Emma Peterson, founder, Tikly LLC
Emma Peterson, founder, Tikly LLC
The problem:

Founder Emma Peterson, who has worked with local band The Nadas for more than two years, was tired of seeing consumers have to shell out extra money in add-on fees when they bought tickets to a show in advance. That makes it less likely for people to buy tickets in advance, meaning they are often less likely to show up or promote the event to their friends. Artists don’t have control over the tickets they are selling.

The innovation:

Peterson and business partner Brian Hemesath built a Web service that allows bands and venues to sell tickets to an event through Tikly, which charges customers less in fees than most other ticket companies. Tickets are often $5 to $10 less expensive to order in advance, so the lower fees should help make it more attractive to purchase tickets in advance. Tikly aims to make the transaction experience an easier process for all parties.

How they did it:

What sets Tikly apart from other ticketing agencies?

Beyond the fact that customers are charged a flat 10 percent fee for all purchases, Tikly looks at itself fundamentally differently, said Peterson. Tikly’s end goal is to empower the artists and venues selling the tickets.

“One thing we keep saying (to artists and venues) is ‘they’re your tickets,’” Peterson said. “‘It’s your show.’ We by no means have the attitude that these are ours. We are confident enough that this will be a positive experience and they’ll want to continue working with us.”

The service is aimed primarily at helping actively touring bands that play in small to midsized venues.

Tikly’s concept is based on the belief that other ticket companies do nothing to help the artists and venues they sell tickets for. That’s where Tikly aims to be different.

Beyond the bare bones of selling tickets, the website has added features such as social media sharing and the ability to easily purchase band merchandise.

“I think there’s a huge opportunity to connect a lot of those artists that don’t really have a united ticketing front to be able to manage themselves,” Hemesath said. “I really believe we’re the first ones to really focus on it.”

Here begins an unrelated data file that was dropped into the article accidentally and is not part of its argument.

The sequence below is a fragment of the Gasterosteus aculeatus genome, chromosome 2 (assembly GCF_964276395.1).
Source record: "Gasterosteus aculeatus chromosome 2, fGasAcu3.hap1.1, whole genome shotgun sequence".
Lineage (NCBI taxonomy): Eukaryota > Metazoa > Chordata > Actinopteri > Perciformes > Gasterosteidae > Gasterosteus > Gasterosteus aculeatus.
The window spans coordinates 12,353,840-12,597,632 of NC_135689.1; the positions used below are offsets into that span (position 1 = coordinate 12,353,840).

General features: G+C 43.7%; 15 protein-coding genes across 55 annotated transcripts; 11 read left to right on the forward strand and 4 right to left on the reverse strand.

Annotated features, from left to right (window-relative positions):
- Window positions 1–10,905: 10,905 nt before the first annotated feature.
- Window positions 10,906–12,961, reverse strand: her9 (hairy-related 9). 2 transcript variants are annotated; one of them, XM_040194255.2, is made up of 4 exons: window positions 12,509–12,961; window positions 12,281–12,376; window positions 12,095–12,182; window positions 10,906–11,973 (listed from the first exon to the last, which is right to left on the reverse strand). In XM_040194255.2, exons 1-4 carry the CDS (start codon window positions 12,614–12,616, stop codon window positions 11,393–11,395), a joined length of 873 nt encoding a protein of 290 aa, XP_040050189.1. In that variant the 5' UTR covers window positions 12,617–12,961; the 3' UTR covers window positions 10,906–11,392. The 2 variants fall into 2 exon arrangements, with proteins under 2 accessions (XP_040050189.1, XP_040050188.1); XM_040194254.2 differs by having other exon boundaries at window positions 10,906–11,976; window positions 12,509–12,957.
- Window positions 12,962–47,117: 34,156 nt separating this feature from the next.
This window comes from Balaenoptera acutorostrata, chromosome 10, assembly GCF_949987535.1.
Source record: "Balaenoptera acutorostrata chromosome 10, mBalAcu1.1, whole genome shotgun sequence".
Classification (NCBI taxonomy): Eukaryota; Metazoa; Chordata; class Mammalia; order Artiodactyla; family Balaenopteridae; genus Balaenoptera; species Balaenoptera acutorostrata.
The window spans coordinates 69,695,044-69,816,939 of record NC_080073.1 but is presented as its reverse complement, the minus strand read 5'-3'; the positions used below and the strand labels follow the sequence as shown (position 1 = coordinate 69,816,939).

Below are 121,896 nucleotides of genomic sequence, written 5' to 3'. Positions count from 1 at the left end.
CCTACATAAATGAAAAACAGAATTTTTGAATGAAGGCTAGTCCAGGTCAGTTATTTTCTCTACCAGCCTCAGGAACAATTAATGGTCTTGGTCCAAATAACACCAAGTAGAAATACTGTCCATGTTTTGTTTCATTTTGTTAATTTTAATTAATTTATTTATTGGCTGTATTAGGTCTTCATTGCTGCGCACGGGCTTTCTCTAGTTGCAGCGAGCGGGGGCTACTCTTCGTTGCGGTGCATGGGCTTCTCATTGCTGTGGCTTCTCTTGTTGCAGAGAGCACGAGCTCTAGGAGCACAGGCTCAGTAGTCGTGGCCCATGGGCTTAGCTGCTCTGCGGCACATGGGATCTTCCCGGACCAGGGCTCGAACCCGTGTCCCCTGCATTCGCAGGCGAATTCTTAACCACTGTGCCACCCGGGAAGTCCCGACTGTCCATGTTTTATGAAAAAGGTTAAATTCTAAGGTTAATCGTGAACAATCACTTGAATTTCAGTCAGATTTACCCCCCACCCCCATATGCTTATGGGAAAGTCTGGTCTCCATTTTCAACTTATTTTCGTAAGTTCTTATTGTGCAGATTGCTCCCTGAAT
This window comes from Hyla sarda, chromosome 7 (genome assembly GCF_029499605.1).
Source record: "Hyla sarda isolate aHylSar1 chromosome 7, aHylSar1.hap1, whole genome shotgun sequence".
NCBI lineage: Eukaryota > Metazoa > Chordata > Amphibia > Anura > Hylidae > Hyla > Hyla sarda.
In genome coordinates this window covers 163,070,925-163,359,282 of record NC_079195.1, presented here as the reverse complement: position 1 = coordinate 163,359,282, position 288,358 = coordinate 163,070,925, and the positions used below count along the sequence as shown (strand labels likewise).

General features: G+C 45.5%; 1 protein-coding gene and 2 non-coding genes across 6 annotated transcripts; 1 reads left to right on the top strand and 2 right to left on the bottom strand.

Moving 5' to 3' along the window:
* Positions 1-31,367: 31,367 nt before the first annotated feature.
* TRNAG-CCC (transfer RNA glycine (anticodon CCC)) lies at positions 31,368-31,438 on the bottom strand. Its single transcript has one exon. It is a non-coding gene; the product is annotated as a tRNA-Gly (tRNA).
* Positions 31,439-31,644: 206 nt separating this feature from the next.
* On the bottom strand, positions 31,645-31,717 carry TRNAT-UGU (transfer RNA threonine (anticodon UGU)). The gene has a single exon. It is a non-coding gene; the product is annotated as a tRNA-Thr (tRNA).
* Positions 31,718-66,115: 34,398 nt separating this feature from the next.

Peterson launched the company last May, and through February worked with about 20 artists and 25 venues, mainly in Iowa, Minnesota, Nebraska and Colorado.

Peterson and Hemesath completed an overhaul of the company’s website at the beginning of February, and have started to expand the service to other interested clients. Since launching the ability for anyone to sign up on their own in mid-February, more than 150 clients have signed up for the service.

Due to early interest in the product, positive feedback and a network of users, Hemesath is confident that Tikly will be able to survive and thrive even if it faces competition from like-minded services. He hopes to see the two-person operation expand its employee base within the next year.

“At the end of the day, the value is being provided from the venues and the artists to the fans, and that’s the relationship,” Hemesath said. “Anything that hurts that relationship, I think, will get shoved out of the way. The technology is going to facilitate all of it.”

What’s your key to being innovative?

"My key to being innovative is constantly staying inspired, involved and recognizing issues that are present in cultures that I am passionate about. For example, Tikly exists because there was a need for the people who I am most passionate about – the artists, the venue owners, the record labels – to better represent themselves in the sphere of ticketing. And there was, at the time, no good solution to that need, in my opinion."– Emma Peterson,  founder, Tikly LLC